The Profligate Son: 1 of 4: Or, A True Story of Family Conflict, Fashionable Vice, and Financial Ruin in Regency Britain Kindle Edition by Nicola Phillips (Author)

Feb 12, 04:05 AM

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Descripción 

English: Water-colour painting of Gwalior Fort in Madhya Pradesh from the north-west, c.1790. Although no artist's or engraver's name is attached to this plate, it formed part of a series of aquatints redrawn by William Orme from paintings by Thomas Daniell and Francis Swain Ward 'in the possession of Richard Chase, late Mayor of Madras'. Chase, who was Mayor of Madras in 1800, had obtained a number of Ward's pictures on his death in 1794. As Daniell did not visit Gwalior, the aquatint (plate 11) must have been made from one of Ward's pictures. Although Ward spent his army service in Madras, it is clear that he visited northern India on at least two occasions: the first before his return to England in 1764, the second during his final stay in India between 1773 and 1794. Amongst the paintings presented to the East India Company in 1773 was a view of Sher Shah's tomb, Sasaram (Bihar), obviously dating from his first visit, and in the 'Twenty-four views in Hindostan' are impressions of Calcutta and of Anupshahr (U.P.). Since Anupshahr is about 140 miles due north of Gwalior which was in enemy hands until 1779, it is likely that Ward visited both places during an extended tour of Upper India after his retirement from the army in 1787.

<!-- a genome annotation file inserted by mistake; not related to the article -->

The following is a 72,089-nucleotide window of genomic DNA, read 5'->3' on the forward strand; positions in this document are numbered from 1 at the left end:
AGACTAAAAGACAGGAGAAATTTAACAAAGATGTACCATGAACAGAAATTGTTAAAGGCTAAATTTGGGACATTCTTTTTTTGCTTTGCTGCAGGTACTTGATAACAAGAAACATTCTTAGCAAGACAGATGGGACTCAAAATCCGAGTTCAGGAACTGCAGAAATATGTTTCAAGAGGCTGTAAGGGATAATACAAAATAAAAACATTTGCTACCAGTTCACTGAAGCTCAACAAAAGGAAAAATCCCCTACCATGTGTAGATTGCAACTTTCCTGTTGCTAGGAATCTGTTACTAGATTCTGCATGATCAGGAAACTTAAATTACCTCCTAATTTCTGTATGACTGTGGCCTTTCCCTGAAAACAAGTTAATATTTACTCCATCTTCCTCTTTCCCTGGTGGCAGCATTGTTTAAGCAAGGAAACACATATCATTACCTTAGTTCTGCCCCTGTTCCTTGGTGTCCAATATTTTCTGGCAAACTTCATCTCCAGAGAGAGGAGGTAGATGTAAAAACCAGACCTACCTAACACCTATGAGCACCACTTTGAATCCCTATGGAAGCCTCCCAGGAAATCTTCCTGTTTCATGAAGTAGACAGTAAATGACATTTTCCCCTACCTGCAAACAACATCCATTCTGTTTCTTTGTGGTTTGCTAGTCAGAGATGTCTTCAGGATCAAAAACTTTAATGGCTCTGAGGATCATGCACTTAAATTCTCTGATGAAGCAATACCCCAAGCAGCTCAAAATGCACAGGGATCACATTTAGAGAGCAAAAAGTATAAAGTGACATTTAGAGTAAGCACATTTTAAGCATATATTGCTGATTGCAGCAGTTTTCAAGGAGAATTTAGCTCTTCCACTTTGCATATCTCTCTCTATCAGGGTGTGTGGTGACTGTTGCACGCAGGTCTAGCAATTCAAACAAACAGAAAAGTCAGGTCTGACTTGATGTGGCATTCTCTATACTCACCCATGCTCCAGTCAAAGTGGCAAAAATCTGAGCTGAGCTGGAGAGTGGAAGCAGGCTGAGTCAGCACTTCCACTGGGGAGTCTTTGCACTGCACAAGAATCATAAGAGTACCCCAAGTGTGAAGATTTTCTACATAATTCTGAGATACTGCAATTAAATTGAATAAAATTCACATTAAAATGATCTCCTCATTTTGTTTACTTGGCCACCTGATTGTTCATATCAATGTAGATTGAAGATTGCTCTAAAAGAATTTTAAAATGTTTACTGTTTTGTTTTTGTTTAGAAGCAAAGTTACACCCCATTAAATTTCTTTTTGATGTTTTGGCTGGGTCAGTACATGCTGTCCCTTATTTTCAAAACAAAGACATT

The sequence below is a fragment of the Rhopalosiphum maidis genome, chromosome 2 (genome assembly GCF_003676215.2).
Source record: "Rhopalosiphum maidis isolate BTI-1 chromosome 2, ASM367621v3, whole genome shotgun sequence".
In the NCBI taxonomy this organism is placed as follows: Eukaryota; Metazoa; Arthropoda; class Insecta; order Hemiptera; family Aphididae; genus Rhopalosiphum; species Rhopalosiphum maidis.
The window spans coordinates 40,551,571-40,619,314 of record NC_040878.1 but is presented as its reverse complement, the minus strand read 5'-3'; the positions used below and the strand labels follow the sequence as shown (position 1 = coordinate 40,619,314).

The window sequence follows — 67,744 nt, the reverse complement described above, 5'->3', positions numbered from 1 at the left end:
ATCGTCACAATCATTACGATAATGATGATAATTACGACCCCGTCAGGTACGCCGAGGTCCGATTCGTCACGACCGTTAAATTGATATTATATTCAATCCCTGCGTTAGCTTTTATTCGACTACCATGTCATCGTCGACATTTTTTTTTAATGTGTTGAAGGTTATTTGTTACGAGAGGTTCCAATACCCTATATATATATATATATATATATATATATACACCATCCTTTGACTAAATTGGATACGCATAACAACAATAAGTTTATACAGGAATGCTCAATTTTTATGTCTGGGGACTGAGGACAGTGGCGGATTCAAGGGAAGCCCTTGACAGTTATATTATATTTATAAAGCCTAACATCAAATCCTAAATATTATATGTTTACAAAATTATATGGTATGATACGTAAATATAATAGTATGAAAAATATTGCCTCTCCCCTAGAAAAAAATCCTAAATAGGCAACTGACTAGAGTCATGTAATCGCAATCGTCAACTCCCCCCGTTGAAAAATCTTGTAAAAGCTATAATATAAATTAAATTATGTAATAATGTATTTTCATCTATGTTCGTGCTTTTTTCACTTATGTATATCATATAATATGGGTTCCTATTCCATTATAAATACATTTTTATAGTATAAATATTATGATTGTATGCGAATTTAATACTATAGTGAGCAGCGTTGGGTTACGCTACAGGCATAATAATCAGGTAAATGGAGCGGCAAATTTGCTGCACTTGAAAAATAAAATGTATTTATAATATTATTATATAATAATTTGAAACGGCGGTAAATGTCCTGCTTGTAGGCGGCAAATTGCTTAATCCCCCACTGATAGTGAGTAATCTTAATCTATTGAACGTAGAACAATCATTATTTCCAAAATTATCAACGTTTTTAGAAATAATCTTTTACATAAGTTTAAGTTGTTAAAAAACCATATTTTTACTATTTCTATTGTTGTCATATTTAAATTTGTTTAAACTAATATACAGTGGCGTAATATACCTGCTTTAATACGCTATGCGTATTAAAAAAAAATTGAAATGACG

Fecha 1790

Fuente http://www.bl.uk/onlinegallery/onlineex/apac/other/019wdz000000483u00000000.html

Autor Ward, Francis Swain (1736-1794)

Licencia

Public domain 

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The Profligate Son: 1 of 4: Or, A True Story of Family Conflict, Fashionable Vice, and Financial Ruin in Regency Britain Kindle Edition by Nicola Phillips (Author)

https://www.amazon.com/Profligate-Son-Conflict-Fashionable-Financial-ebook/dp/B00C4GRW9U/ref=tmmkinswatch0?encoding=UTF8&qid=&sr=

Foppish, impulsive, and philandering: William Jackson was every Georgian parent's worst nightmare. Gentlemen were expected to be honorable and virtuous, but William was the opposite, much to the dismay of his father, a well-to-do representative of the East India Company in Madras. In The Profligate Son, historian Nicola Phillips meticulously reconstructs William's life from a recently discovered family archive, describing how his youthful misbehavior reduced his family to ruin. At first, William seemed destined for a life of great fortune, but before long, he was indulging regularly in pornography and brothels and using his father's abundant credit to swindle tradesmen. Eventually, William found himself in debtor's prison and then on a long, typhus-ridden voyage to an Australian penal colony. He spent the rest of his days there, dying a pauper at the age of thirty-seven.

A masterpiece of literary nonfiction as dramatic as any Dickens novel, The Profligate Son transports readers from the steamy streets of India, to London's elegant squares and seedy brothels, to the sunbaked shores of Australia, tracing the arc of a life long buried in history.